Introduction to VMware NSX
At VMworld 2013 in San Francisco, VMware introduced VMware NSX, which does for networking what ESX did for servers. Although vSphere simplified the deployment and management of VMs and applications, network administrators had to manually configure physical switches, routers, firewalls, and load balancers to support those VMs and applications. Now, VMWare NSX provides a means to configure and manage all layers of networking from a single pane of glass and assign network policies directly to the VMs. Here are some details
- NSX provides software defined networking.
- NSX provides a network hypervisor that manages network layers 2 through 7 (L2 to L7) services.
- NSX allows us to create scalable networks, supporting multiple tenants, on demand without touching the physical network.
- When applications (VMs) are deployed, updated, or retired, NSX automatically adjusts associated L2 to L7 services.
- Traditionally, single-tier applications required manual switch configuration(L2), multi-tier applications required manual router configuration (L3), externally accessible applications required manual firewall configuration (L4), and critical applications required manual load balancer configuration (L5). Now, all of this could be implemented utilizing NSX and configuring policies.
- This means that when we create new virtual networks, we do not need to touch physical switches / network, routers, firewall, etc.
- NSX is implemented via hypervisors and APIs.
- VMware standard vSwitches and distributed vSwitches are layer 2. So traditionally, packets from one VLAN to another had to be done by the physical switches. With NSX, the hypervisor can perform the routing. So packets between VMs running on the same host should never need to leave the host.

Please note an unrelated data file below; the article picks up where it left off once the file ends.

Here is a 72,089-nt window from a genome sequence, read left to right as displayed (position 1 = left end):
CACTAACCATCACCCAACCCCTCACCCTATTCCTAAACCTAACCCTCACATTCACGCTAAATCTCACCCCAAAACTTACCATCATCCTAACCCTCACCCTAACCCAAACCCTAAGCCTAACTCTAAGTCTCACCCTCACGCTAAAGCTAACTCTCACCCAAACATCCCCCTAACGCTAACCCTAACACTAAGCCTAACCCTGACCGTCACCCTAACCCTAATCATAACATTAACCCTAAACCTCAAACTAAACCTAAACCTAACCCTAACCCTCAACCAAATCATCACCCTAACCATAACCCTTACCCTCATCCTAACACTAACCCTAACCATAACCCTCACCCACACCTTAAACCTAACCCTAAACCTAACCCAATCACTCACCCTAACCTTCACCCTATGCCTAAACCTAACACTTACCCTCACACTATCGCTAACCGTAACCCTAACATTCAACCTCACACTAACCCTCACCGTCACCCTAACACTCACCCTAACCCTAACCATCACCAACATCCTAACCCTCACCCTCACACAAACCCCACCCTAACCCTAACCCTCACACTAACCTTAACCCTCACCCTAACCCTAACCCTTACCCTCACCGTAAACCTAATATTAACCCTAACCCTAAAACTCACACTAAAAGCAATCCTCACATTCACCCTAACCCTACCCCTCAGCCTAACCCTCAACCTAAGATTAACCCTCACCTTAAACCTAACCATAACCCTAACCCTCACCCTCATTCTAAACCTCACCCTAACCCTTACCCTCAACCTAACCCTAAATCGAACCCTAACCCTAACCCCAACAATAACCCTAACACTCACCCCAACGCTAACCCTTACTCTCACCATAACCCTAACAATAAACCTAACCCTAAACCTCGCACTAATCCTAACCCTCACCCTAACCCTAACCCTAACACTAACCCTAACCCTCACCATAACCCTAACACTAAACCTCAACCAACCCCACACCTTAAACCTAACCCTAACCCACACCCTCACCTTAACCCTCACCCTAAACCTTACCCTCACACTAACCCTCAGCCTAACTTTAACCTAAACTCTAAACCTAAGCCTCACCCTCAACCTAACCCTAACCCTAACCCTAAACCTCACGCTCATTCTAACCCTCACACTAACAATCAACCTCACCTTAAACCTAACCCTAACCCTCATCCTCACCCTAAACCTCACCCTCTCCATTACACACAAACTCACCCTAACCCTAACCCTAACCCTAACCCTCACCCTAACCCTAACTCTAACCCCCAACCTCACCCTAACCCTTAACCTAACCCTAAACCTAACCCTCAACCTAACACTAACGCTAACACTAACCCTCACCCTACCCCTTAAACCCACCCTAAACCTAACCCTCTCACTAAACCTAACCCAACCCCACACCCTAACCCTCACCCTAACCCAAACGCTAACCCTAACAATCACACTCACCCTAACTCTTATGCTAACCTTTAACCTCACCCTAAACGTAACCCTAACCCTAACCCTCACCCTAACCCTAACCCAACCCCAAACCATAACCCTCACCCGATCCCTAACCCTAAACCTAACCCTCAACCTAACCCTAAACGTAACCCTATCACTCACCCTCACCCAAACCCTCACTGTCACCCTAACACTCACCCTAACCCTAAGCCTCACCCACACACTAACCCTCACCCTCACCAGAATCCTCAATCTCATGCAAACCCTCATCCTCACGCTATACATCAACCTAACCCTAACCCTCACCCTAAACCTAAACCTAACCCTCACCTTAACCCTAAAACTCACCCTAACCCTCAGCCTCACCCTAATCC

- West Jet airline in Canada is already using this.
- We can hot-migrate VMs from a tradition virtual port group to NSX (V2V network migration)
- NSX also provides networking for application running on physical hosts, which can be hot migrated to NSX networks (like a P2V network migration)
- NSX and its APIs provide the management, control, and data planes for networking. The Control Cluster is the workhorse, which maps the network’s desired state to its current state and communicates it to the control plane agents on each hypervisor.
- The data plane is implemented by the NSX vSwitch (switching, VXLAN, logical routing, firewall) and the NSX Edge (north-south routing)
- The control plane is implemented by the NSX Controller, which decouples the virtual network from the physical network. It is not part of the data path. It is highly available.
- REST APIs and user interfaces are provided by the NSX Manager.
- NSX can be implemented in any existing network, where IP connectivity exists. No physical switch changes are necessary.
- NSX Controllers are easily deployed using the vSphere Web Client, by drilling to Inventory – Network and Security – Installation and clicking on Plus Sign in the NSX Controllers section.
- NSX bits are easily deployed within each ESXi host hypervisor, by drilling to Inventory – Network and Security – Installation – Host Preparation tab and clicking the Install link next to the host cluster.
- After installing NSX on each host, VXLAN can be easily configured by using the Configure link and specifying the vSwitch, VLAN, MTU, and Teaming Policy.
- Logical NSX Switches can be created by drilling to Inventory – Network and Security – Logical Switch and specifying the Name, Transport Zone, and Control Plane Mode.
- Logical switches can then be configured with gateway, logical router, NAT, DHCP, firewall and other services using the Web Client.
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